Internalized Stigma and Adherence to Treatment among Outpatients with Mental Illness

authors:

avatar Fatemeh Kazemi ORCID 1 , avatar Fahimeh Omidi ORCID 2 , avatar Zahra Shahmoradi ORCID 2 , avatar Farideh Ranjbaran ORCID 2 , avatar Amin Tajerian ORCID 1 , *

School of Medicine, Arak University of Medical Sciences, Arak, Iran
Department of Psychiatry, School of Medicine, Arak University of Medical Sciences, Arak, Iran

how to cite: Kazemi F, Omidi F, Shahmoradi Z, Ranjbaran F, Tajerian A. Internalized Stigma and Adherence to Treatment among Outpatients with Mental Illness. Iran J Psychiatry Behav Sci. 2024;In Press(In Press):e139384. https://doi.org/10.5812/ijpbs-139384.

Abstract

Background:

Treatment adherence, the key to therapy success and patients' quality of life, can be influenced by many factors in psychiatric patients, including self-stigma, alongside insight, illness duration, social support, health beliefs, personality, substance abuse, side effects, and life circumstances.

Objectives:

This study aims to identify factors, particularly self-stigma, affecting treatment adherence in stable psychiatric outpatients.

Methods:

A sample of 200 adult mental health patients in Arak, Iran, diagnosed with schizophrenia, bipolar disorder, major depressive disorder, or anxiety disorders, participated in this study. Self-stigma was assessed using the Internalized Stigma of Mental Illness (ISMI) scale, and treatment adherence was measured using the Drug Attitude Inventory (DAI-10). Data were analyzed using descriptive statistics, correlation, regression, and chi-square tests.

Results:

Among the 200 participants (73 men and 127 women, with an average age of 35.1 years), the average stigma score was 62.8. The mean DAI-10 score was 4.8, with 172 showing positive medication attitudes. Younger, smoking, and alcohol-consuming patients showed lower treatment adherence. Higher self-stigma correlated with lower adherence, but there were no significant associations with gender, marital status, diagnosis, or diagnosis duration.

Conclusions:

This study highlights the importance of addressing self-stigma as a barrier to treatment adherence in individuals with mental illnesses. Strategies to reduce self-stigma may improve treatment outcomes, especially among younger patients and those with substance use disorders. Further research is warranted to develop effective interventions for enhancing medication adherence in stable psychiatric outpatients.

1. Background

Stigma encompasses a broad spectrum of experiences and extends beyond mental disorders. It involves attaching negative judgments to the person's moral character marked with the stigma. The World Health Organization defines stigma as a social mark of shame that leads to rejection, discrimination, and exclusion from society (1).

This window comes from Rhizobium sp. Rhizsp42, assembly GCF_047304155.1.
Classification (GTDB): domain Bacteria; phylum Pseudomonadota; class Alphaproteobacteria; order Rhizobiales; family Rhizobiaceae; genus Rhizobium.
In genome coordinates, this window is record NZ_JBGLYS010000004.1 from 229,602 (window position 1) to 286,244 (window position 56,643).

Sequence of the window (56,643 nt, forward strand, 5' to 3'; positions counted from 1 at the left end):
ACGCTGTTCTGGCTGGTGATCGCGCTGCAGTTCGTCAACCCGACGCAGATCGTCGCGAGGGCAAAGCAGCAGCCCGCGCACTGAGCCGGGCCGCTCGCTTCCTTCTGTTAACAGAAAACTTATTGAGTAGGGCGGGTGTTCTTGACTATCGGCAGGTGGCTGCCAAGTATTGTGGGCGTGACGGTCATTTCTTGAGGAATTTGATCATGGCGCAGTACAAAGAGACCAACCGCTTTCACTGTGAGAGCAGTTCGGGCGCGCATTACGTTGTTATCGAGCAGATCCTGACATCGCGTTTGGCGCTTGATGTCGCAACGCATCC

Social stigma, or public stigma, is the process where major social groups foster and sustain stereotypes about marginalized individuals or groups, triggering discrimination. This public stigma can reduce self-esteem and self-efficacy when internalized, termed as self-stigma. It's characterized by devaluation, secrecy, shame, and isolation, stemming from absorbing negative self-stereotypes (2).

Studies show that highly stigmatized individuals fearing discrimination often encounter issues like higher unemployment, lower income, and struggle with treatment adherence (3). They tend to have low self-esteem (4), underuse mental health services, and experience a poorer quality of life (5, 6). They might also employ avoidant coping strategies. Internalized stigma, especially in schizophrenia patients, can hinder treatment adherence, possibly causing treatment delays and resistance and fostering a belief that treatment signifies weakness (5, 6).

Treatment adherence is how well a patient follows a healthcare professional's medical advice, including medication, lifestyle changes, diet, exercise, and appointments. Various techniques are used to assess adherence, such as self-reporting, although it can be biased due to memory issues, disease severity, denial, or pretense of compliance (7).

2. Objectives

This study seeks to understand how treatment adherence in outpatient individuals with mental illnesses is linked to self-stigma. Insights from this may help clinicians enhance medication adherence in stable psychiatric outpatients.

3. Methods

3.1. Participants and Design